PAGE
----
263 West 19th St (6th Ave)
New York, NY 10011
Alright food friends. Quick update here. I went to Wisefish recently with N.T., G.B., H.W., and LAW to do a little taste comparison against the glorious Sons of Thunder. Just by photo comparison, you can see the main difference between the two: Wisefish poke bowls have a lot more stuff. The ordering mechanism is different. At Sons of Thunder, you pick your fish (or octopus or tofu or whatever) and that’s it. It comes with greens, radishes, seaweed salad, etc. You can also add toppings like krispies (yes do this), nori, avocado, etc. for an additional price. At Wisefish, you pick your fish and then get unlimited toppings from their toppings bar. It’s like the new-ish PinkBerry method where you pay a little more but get as many toppings (edamame, hijiki, radish, etc) as you want – or more precisely, as many as will fit in the bowl/you’re shameless enough to ask for. The price ends up being similar.
Because at Sons of Thunder I have to pick and pay for each additional topping, I find that I cherish/appreciate those toppings that much more. Also, a bigger point here, the quality of fish is just better at Sons of Thunder. The Wisefish tuna and salmon are cut into smaller cubes and are a bit…. softer (maybe marinated too much?) and stringy-er. Though, the fish quality isn’t a dealbreaker because it’s still decent and the number of toppings and sauces you can get sort of makes up for it. You should certainly go if you’re in the area. If the purpose of your meal is to have the best poke on the other hand, I would go to Sons of Thunder (I still have Pokeworks to try so I’ll let you know if my assessment changes). Continue reading
Giovanni Rana Pastificio & Cucina
75 9th Ave
(between Avenue Of The Americas & 5th Ave, in Chelsea Market)
New York, NY 10011
PAAASSSSIONNNN!!! Chef Antonella Rana’s voice is STILL ringing in my ears. That was my major takeaway from the pasta class I went to at this new italian restaurant in Chelsea market.
There are perks to having a best friend in the food industry. M.B. invited me and my beloved intern, Y.N., to one of their many pasta making classes. It’s normally a $65 per person class, which I thought was too hefty for me to ever want to do out of my own pocket, but definitely reconsidered after experiencing the class. Rana’s class was exceeded every expectation I had about cooking classes.
The class comes with a complimentary glass of wine, any wine of your choice on their extensive list of wines-by-the-glass. We somehow managed to get two glasses… not sure if there’s a loophole in the system or if Y.N. and I were just looking really good Monday night. Continue reading
First things first, this post is going to stray off topic just a little bit. I am going to share with you another one of my passions. I promise to bring it back to food at the end. If you’re too much of a philistine (KIDDING, food is totally a good reason to skip ahead), scroll down or hit “Continue Reading” and you’ll hear my two cents about some coffee and treats in Chelsea Market.
A must-do for any visitor or resident of NYC is gallery hopping in Chelsea. It boasts more than 350 art galleries, most of which are free (almost enough of a reason to go in itself). The galleries feature both famous artists, up-and-coming artists, as well as lesser known artists. This art district is particularly great for that reason; the juxtaposition of these artworks has always caused me to reconsider my view of art and the art world. Before you go, be warned… SOMETIMES, you will have to wait in line to enter the gallery. I recently waited two and a half hours (no exaggeration at all… this is why you need to bring coffee and treats with you) on a cold and rainy Friday morning for Doug Wheeler’s “Infinite Environment” exhibit at the David Zwirner gallery.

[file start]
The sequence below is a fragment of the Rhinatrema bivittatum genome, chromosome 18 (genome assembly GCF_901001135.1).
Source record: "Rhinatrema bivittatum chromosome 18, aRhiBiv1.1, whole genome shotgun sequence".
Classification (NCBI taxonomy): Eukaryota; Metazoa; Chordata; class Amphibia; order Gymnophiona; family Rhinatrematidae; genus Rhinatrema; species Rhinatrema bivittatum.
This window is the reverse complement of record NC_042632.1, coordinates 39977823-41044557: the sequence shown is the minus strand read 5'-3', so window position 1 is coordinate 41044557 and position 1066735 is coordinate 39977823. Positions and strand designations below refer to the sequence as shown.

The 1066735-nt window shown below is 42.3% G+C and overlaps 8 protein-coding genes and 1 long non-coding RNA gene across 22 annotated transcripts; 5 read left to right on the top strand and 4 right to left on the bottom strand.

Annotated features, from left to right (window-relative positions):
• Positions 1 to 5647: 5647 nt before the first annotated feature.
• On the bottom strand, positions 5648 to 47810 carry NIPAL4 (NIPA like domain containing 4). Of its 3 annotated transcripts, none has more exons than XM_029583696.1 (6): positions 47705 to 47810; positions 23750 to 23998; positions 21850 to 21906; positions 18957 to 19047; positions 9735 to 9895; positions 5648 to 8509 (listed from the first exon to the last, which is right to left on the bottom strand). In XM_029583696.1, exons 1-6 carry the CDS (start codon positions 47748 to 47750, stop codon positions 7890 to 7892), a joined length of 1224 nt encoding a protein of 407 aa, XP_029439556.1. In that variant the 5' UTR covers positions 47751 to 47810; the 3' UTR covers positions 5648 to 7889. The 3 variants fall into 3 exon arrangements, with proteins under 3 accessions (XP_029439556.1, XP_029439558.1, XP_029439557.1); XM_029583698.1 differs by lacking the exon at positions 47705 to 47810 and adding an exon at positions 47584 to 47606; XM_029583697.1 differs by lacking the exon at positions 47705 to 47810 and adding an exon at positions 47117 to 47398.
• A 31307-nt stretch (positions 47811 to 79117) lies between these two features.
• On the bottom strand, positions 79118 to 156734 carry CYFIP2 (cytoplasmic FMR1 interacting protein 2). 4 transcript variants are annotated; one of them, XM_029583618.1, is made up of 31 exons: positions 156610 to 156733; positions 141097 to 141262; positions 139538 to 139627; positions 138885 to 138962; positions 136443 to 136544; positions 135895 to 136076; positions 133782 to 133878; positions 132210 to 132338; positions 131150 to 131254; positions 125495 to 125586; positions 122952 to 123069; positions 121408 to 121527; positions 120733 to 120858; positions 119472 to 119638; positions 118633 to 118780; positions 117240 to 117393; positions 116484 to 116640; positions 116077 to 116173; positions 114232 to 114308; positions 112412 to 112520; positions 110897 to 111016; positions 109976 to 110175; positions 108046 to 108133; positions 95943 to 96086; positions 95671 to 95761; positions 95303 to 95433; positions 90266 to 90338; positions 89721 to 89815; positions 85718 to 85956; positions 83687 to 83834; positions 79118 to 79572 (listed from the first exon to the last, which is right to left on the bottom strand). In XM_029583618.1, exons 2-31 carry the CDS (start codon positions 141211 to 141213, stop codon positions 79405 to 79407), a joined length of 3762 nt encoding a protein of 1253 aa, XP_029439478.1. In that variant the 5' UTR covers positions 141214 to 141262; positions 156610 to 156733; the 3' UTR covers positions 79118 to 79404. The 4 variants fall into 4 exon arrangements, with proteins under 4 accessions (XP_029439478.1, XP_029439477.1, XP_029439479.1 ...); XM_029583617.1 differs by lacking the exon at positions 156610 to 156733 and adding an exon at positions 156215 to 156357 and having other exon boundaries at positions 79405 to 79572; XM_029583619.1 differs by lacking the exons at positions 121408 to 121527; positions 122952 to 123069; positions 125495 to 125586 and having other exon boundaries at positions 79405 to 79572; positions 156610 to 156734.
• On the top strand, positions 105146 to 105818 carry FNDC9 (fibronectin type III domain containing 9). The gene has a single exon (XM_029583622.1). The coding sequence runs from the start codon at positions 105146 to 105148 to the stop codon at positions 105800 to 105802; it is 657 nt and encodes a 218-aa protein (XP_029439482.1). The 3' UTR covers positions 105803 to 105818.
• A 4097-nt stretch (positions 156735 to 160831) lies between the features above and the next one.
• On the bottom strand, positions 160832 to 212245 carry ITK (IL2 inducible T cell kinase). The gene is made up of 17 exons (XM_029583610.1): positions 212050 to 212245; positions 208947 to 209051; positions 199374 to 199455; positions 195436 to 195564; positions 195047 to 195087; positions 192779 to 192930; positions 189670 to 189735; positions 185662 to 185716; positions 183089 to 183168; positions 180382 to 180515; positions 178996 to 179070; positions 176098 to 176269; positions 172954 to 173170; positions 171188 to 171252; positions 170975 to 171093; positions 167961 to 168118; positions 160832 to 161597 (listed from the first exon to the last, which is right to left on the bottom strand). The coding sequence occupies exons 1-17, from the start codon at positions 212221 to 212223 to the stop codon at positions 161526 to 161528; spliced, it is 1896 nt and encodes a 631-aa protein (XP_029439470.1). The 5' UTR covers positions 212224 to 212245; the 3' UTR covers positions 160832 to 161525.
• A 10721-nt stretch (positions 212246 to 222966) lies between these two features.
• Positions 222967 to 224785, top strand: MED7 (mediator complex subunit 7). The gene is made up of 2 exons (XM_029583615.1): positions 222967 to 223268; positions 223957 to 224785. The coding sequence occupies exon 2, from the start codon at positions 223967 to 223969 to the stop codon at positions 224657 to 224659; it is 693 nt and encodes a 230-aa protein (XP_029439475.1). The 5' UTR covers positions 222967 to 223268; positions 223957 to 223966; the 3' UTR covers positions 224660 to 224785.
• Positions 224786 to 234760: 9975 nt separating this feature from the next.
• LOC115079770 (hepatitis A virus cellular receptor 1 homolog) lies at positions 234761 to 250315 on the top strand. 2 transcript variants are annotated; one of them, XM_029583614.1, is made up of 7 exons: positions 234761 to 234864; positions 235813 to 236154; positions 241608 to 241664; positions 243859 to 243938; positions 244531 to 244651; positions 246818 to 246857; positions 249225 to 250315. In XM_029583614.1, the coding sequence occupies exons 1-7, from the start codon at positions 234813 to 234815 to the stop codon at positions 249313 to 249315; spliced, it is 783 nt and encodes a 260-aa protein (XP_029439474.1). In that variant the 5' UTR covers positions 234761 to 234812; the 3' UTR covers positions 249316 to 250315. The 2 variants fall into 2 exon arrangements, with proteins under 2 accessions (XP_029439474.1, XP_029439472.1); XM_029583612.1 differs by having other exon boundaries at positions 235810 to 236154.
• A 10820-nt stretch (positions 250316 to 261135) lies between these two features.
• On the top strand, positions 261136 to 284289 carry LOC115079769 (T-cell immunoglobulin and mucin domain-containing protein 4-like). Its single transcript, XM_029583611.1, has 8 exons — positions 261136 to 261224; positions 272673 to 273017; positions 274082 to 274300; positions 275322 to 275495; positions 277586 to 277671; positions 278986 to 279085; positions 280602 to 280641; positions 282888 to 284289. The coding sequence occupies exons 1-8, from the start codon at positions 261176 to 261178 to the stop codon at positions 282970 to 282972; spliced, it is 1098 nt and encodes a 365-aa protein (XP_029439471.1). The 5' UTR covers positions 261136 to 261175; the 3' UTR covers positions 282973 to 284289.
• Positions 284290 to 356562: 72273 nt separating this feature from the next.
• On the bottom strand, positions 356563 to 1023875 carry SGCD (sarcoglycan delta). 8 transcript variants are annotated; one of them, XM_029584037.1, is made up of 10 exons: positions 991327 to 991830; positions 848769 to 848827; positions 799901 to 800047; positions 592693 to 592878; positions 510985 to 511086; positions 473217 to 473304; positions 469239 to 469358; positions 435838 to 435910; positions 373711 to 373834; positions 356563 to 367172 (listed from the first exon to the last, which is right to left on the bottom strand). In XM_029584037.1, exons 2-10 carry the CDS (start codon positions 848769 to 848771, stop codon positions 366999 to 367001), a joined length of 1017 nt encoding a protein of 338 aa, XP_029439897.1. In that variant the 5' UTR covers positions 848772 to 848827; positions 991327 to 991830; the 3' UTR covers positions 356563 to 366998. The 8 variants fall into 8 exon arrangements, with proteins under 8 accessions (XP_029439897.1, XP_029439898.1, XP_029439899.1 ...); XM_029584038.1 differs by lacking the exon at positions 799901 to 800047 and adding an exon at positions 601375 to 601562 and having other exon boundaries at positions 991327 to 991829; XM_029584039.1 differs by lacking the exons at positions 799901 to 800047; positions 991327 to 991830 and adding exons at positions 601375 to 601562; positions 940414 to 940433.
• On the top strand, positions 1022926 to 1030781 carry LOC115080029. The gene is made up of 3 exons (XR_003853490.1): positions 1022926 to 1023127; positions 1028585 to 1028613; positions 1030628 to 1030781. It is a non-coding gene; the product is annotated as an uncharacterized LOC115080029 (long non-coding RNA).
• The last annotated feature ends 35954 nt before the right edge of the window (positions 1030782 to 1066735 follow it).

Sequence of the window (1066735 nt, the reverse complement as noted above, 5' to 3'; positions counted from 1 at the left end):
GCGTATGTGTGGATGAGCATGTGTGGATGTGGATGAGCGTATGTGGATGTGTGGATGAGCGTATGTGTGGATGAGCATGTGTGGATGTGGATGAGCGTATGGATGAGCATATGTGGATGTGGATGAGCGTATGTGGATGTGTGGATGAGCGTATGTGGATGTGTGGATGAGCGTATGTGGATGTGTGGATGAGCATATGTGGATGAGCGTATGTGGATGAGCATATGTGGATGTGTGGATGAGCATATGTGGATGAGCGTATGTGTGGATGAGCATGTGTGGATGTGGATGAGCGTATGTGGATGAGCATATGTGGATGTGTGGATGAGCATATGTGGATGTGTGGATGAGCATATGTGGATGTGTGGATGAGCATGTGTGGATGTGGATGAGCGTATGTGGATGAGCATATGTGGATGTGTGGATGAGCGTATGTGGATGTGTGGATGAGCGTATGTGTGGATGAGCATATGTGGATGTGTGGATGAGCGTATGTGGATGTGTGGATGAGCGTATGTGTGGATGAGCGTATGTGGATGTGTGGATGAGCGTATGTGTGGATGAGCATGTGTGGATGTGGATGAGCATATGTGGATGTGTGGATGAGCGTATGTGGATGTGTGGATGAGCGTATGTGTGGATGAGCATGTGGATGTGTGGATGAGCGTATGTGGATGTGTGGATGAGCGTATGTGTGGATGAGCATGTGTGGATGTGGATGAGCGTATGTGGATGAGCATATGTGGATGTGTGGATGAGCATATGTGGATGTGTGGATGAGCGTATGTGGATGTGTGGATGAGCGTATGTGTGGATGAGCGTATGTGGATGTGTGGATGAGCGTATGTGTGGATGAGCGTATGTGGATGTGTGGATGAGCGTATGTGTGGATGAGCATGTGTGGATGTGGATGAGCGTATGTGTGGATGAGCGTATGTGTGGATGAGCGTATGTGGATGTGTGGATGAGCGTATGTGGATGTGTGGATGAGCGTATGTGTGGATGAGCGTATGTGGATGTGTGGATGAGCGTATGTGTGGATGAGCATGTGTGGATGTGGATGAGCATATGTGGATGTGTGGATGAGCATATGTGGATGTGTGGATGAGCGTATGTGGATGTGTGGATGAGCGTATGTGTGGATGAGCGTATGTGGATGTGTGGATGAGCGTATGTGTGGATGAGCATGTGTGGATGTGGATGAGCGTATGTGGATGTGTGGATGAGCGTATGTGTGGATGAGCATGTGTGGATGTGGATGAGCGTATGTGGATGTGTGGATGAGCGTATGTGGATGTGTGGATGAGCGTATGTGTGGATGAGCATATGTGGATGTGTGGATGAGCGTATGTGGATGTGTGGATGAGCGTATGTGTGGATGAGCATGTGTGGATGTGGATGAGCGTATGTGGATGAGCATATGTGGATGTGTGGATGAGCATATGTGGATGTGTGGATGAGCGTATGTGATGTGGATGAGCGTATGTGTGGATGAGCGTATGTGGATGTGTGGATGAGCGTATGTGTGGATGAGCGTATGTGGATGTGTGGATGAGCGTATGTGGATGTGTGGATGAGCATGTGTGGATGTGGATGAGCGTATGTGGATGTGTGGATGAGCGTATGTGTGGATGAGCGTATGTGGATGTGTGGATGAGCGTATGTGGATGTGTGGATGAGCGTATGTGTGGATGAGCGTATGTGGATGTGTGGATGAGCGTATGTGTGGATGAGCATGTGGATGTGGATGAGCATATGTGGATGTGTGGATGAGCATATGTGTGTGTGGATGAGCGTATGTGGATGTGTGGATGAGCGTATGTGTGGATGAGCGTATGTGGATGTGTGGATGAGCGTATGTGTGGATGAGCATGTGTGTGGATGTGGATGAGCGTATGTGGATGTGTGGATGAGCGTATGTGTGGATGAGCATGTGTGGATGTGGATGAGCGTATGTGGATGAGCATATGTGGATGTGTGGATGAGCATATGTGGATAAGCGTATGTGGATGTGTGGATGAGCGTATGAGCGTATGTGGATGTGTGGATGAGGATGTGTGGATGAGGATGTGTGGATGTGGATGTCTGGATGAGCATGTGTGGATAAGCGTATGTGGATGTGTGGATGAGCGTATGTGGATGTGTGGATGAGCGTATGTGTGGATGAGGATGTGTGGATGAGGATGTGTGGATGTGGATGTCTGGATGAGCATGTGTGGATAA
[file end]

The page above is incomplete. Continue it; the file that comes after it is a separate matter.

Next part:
Ever wonder what it would feel like to be in the absence of space? I actually got to experience this at the exhibit. Using curved fiberglass, paint, and a manipulation of light, Wheeler successfully created an environment with no space. Six people are invited each cycle to take off their shoes and enter the exhibit for the 10-minute light show. Once you enter the installation area, you observe that the completely white room (ceilings, wall, and ground) is seemingly small. You walk up to the very “end” of the room and pause to touch the wall ahead of you. There’s nothing there. Your hands literally glide through the “wall.”
220 W 23rd St
(between 7th Ave & 8th Ave)
New York, NY 10011
Not really a doughnut person but felt like I had to try this hyped-up place when I stumbled upon it. They have both yeast and cake doughnuts. The yeast ones are lighter and fluffier (think Krispy Kreme) and the cake ones are much more dense (think Dunkin Donuts). I would normally prefer the yeast kind but the pistachio was only offered in cake style so I had to get the cake. The doughnut was nothing special. The pistachio was a great choice but I prefer the Sugar Sweet Sunshine pistachio cupcake (for those of you who haven’t had it, drop your things and get one now). Maybe cake style just isn’t my thing. It was dense and very sweet (also glazed when it really didn’t need to be). This gourmet-ified version is more hype than anything else.
253 10th Ave
(between 24th St & 25th St)
New York, NY 10001
I had this fish for the first time in Santorini. This was the most expensive type of fish on the island because it is apparently the most tender and moist. That of course also has to do with how good the chef is… Just had this fish last night at a small, hidden Italian place in Chelsea. Though not rated very well on Yelp (3.5 stars), I thought it was actually pretty good. The fish was very fresh and grilled with lemon and sea salt. Simplicity was what I was in the mood for and it was what I got. Continue reading